Tuesday, January 11, 2011

Misoprostol and pregnancy don't mix

Cytotec (misoprostol) is a drug commonly used to induce labor. But what mothers aren't told is that Cytotec (misoprostol) is a drug used to prevent stomach ulcers, and the manufactures warn against using during pregnancy and labor. Some of the known side effects include birth defects, premature labor, uterine rupture, maternal and perinatal mortality, and in the infant, hypoxic ischemic encephalopathy. Hypoxic-ischemic encephalopathy occurs when oxygen is cut off to the brain. This can cause long term damage like cerebral palsy, delayed developement, seizures and of course, death.

That's not the whole story behind Cytotec (misoprostol). When RU-486 (aka the abortion drug) was approved by the FDA, they also approved Cytotec (Misoprostol) as a companion drug to complete the termination of the pregnancy.

The Tatia Oden French Memorial Foundation was started by the family of a young mother. She was in perfect health during her pregnancy, and induced just under 42 weeks. She was given Cytotec without being told the risks, she suffered hyperstimulation of the uterus and an emergency c-section was performed. Both Tatia and her newborn daughter died.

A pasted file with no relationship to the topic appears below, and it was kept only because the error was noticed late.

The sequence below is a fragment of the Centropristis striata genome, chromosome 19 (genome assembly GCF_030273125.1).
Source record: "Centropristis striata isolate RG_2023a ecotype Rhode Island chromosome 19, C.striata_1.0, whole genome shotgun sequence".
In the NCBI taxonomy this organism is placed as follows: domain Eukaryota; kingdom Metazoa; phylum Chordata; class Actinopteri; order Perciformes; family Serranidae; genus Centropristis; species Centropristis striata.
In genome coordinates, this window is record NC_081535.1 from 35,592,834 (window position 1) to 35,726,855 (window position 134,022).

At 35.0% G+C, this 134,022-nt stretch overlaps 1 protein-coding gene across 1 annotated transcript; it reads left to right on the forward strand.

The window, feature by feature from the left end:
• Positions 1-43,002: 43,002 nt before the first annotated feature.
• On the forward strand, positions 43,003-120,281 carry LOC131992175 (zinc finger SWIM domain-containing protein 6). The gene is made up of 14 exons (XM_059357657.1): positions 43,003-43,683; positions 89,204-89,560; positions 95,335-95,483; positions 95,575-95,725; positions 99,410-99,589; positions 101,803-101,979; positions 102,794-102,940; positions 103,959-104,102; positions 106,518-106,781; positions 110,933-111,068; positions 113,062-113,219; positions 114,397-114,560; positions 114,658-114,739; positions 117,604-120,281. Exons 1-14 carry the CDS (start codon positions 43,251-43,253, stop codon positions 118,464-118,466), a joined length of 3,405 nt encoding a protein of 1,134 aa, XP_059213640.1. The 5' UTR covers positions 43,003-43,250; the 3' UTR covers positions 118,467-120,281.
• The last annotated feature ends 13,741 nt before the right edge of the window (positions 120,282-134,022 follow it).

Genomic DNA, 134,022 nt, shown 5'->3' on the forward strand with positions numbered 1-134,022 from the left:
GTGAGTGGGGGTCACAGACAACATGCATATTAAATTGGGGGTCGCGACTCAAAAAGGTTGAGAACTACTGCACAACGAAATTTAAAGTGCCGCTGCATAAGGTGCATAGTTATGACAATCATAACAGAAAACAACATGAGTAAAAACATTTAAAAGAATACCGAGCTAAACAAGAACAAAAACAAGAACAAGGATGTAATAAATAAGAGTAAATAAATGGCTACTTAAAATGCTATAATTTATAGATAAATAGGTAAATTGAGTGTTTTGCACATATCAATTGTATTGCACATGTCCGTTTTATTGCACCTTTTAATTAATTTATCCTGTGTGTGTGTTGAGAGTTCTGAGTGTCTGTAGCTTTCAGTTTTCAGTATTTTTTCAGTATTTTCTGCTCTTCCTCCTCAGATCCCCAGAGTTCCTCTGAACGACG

While there are risks associated with any drug you take, it's important to point out that the FDA has not approved the use of Cytotec (misoprostol) during labor. And that the manufacture has publicly asked that doctors stop using it to induce labor.

If Cytotec isn't approved for labor and pregnancy, why is it commonly used? Unfortunately the answer is "because it's cheap". Hospitals are businesses. And like all businesses they try to keep their overhead expenses low. Does that make it okay to use Cytotec for a purpose not only it isn't made for, but that the manufacture has not approved? Absolutely not. I'm honestly not sure with is more appalling, the fact that this drug is so commonly used in the U.S despite known complications and warnings, or that health professionals don't feel the need to inform their clients about the possible dangerous side effects.

Cytotec induction and off-label use by Marsden Wagner, MD, MS


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